"People sense that in the era of quantitative easing and zero interest rates, something has gone haywire with our monetary policy. But people are afraid to say it," said Bell, who was an adviser to Ronald Reagan's 1976 and 1980 presidential campaigns. "If one state recognizes gold as a valid currency, I think it would embolden people not just in other states but in Washington."

Bell credited Tea Party activists for advancing the legislation this far. Rep. Brad Galvez, who introduced the legislation, is a freshman legislator backed by the Tea Party.

"Saying we now recognize gold as money is a big step forward," he said.

And once Utah proves a successful test bed of this near-revolutionary refutation of the Chairman's ideology, everyone else will follow:

Twelve other states have offered similar proposals: Georgia, Montana, Missouri, Colorado, Indiana, Iowa, New Hampshire, South Carolina, Tennessee, Washington, Vermont and Oklahoma.

It goes without saying that we will track these developments closely, and carefully observe who(and why) voices any opposition to comparable proposals elsewhere. 

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drbill's picture

Gresham's Law!

Who in their right mind would use gold to pay their taxes when you could pay them with paper?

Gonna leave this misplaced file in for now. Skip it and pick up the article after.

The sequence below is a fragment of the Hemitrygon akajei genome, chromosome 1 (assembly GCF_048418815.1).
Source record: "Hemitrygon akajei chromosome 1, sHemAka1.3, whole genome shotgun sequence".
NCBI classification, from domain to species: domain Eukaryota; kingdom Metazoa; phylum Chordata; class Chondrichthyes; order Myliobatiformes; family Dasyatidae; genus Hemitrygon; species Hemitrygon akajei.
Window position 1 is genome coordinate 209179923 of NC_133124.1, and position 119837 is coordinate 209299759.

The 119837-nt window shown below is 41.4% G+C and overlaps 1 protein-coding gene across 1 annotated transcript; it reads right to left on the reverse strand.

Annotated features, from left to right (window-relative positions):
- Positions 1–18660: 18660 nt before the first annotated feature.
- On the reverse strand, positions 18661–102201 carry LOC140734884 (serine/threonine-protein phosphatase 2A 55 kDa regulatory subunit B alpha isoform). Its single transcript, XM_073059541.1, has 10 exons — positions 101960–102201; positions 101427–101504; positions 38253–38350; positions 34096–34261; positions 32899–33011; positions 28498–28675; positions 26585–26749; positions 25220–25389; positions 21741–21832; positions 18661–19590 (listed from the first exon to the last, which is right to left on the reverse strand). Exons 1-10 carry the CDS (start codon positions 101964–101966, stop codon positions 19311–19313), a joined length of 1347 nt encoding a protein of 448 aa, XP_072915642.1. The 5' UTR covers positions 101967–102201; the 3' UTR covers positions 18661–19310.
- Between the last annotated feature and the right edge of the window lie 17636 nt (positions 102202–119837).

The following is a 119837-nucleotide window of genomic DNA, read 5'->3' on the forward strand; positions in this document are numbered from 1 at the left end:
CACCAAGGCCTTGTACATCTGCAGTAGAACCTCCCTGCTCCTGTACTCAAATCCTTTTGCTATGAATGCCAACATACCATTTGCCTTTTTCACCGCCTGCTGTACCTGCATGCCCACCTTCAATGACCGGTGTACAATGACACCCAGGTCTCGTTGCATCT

Dr. Porkchop's picture

That was my first thought... why surrender gold to pay taxes, pay them in their own useless paper! Preserve your wealth in gold and silver. They'll be worth so much more than that down the road.

Cyrano de Bivouac's picture

No, the state government could adjust for the depreciation of the dollar- if you owed 2,000$ in taxes you could pay with 1 oz. at 1,400$.

Dr. Porkchop's picture

Better yet, you could offer to pay taxes in unallocated gold certificates.

chumbawamba's picture

Riiiiiiight.  Who gets to choose the basis date for the depreciation?  What if the dollar appreciates sharply?

Render unto Caesar that which is Caesar's.

I am Chumbawamba.

Clampit's picture

State governments provide services that are most often cited as evidence of government's necessity.